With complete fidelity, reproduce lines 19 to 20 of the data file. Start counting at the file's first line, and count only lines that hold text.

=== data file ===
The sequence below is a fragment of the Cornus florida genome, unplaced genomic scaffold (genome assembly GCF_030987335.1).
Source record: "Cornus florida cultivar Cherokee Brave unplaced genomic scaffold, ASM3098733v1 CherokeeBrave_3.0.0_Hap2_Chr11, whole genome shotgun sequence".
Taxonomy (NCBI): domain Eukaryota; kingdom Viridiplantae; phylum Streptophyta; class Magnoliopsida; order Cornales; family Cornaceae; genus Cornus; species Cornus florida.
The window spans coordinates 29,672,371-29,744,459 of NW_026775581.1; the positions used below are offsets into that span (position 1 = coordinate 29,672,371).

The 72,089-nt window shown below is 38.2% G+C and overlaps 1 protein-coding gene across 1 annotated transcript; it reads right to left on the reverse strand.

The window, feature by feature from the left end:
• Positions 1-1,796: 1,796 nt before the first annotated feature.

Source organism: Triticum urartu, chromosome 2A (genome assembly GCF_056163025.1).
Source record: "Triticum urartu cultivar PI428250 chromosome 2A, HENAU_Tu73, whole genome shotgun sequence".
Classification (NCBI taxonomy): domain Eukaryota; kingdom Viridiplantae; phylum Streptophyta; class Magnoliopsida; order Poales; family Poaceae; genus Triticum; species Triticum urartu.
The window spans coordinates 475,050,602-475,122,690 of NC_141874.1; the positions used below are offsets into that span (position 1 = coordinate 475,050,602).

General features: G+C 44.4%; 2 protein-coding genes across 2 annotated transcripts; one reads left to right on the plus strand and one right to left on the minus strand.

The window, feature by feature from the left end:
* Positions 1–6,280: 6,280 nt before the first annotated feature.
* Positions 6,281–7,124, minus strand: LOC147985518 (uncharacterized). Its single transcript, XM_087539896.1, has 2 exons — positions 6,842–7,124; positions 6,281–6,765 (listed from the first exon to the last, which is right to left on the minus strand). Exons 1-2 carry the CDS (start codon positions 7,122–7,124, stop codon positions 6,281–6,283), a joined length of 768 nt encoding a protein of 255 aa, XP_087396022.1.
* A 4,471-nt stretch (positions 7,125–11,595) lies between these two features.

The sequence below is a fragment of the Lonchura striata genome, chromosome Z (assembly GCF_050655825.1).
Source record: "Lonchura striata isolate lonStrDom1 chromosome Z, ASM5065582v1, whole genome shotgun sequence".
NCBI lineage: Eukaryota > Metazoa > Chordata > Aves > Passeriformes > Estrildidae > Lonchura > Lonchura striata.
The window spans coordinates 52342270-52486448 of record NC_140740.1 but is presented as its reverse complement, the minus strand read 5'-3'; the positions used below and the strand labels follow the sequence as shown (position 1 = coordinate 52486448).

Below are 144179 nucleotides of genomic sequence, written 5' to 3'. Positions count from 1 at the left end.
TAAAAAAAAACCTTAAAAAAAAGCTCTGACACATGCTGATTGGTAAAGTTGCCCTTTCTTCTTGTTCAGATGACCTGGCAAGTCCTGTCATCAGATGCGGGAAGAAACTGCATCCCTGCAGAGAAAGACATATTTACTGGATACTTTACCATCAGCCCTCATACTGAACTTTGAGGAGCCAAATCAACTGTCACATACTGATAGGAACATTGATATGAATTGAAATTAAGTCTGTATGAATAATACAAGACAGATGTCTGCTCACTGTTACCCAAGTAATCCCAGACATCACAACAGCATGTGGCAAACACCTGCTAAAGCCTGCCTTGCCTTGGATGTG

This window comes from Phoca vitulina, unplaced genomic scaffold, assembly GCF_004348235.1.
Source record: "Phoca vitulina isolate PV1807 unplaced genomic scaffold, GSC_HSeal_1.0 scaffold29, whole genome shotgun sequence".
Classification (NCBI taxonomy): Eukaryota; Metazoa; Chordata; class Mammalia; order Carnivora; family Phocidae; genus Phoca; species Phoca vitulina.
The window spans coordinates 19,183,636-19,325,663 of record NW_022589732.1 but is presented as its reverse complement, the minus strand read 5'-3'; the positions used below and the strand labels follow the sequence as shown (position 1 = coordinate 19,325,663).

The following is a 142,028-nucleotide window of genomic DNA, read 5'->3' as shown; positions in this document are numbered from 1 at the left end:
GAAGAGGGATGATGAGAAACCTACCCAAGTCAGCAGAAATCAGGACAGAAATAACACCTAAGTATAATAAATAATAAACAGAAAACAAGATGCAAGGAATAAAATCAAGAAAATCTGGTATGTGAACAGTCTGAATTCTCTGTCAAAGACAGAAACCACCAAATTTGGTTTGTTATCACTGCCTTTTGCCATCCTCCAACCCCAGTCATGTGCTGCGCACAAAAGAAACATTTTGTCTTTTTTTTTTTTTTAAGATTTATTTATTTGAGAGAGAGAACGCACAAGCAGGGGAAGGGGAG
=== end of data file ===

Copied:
NCBI lineage: Eukaryota > Metazoa > Chordata > Aves > Passeriformes > Estrildidae > Lonchura > Lonchura striata.
The window spans coordinates 52342270-52486448 of record NC_140740.1 but is presented as its reverse complement, the minus strand read 5'-3'; the positions used below and the strand labels follow the sequence as shown (position 1 = coordinate 52486448).